by: Eric Slagle, TribLIVE Updated:
McKEESPORT, Pa. - Authorities believe a house fire that killed a 2-year-old girl in McKeesport was set by a 5-year-old boy who lived in the home.
Allegheny County District Attorney Stephen A. Zappala Jr. visited what remained of the house at 1726 Soles St. on Thursday to discuss the investigation into the fire, which started late Sunday night and claimed the life of Ayanna Brooks.
“This was not an accident,” Zappala said. He said investigators interviewed the child suspected of starting the fire and believe he was playing with a lighter on a couch on the first floor of the home.
Zappala said the boy, who is the victim's cousin, is too young to be charged with homicide but could be charged with arson. He said the boy is being evaluated by the county's Office of Children, Youth and Families.
CYF has until Monday to determine what legal course to take for the child. If the agency does not file a petition, Zappala said his office will pursue legal action against the boy.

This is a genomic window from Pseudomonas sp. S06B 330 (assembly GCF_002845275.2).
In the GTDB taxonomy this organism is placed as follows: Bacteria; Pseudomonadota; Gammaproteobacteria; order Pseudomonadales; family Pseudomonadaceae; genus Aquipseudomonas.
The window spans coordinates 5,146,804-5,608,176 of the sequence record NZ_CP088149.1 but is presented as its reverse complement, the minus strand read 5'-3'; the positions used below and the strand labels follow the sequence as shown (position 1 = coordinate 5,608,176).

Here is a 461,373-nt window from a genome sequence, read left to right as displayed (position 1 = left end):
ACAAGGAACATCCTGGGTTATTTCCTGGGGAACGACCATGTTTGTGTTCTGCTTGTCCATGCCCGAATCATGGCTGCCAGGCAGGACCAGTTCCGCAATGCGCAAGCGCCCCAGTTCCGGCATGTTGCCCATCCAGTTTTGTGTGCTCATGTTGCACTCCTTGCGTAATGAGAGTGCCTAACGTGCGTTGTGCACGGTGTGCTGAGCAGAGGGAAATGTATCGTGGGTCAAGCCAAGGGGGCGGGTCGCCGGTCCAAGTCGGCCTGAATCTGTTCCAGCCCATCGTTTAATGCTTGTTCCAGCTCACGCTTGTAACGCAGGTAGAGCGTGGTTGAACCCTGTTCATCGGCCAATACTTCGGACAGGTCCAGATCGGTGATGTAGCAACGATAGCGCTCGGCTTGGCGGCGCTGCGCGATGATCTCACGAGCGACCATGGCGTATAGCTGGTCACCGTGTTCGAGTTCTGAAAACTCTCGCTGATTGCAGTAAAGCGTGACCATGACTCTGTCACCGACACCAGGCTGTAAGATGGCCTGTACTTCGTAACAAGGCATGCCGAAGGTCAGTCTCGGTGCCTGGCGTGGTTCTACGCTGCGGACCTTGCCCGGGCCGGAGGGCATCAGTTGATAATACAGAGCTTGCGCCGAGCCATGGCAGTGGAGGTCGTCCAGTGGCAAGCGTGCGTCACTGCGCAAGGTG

Authorities have reason to believe the boy may have set other fires, Zappala said.
One adult and four children lived in the rental property. All but the victim, whose mother was in Florida, made it out of the home; one child was burned on the head. Two firefighters were injured.
Zappala said his office could offer support to McKeesport so the city can better enforce its landlord and tenant ordinance.
Though the intense fire left scant evidence, Zappala said witnesses told investigators the scene was “eerily silent,” indicating an absence of working smoke and carbon monoxide alarms in the home.
“We're going to work together with the city,” said Zappala, noting that 60 percent of housing is owned by absentee landlords.
There is no evidence the company that owned the burned structure, Steel City Realty Investments Inc. of Chicora, did not install alarms. But Mayor Michael Cherepko said unsafe rental properties are a concern.
“All too often you run into households that may not be safe,” said Cherepko.
The city has an ordinance requiring landlords to get occupancy permits for properties when renting them, a process that includes a safety inspection. But Cherepko said the city lacks the ability to follow up when buildings are rented to new tenants.
“It's about manpower,” he said.
(Eric Slagle is a Trib Total Media staff writer. Reach him at 412-664-9161, ext. 1966, or email@example.com.)
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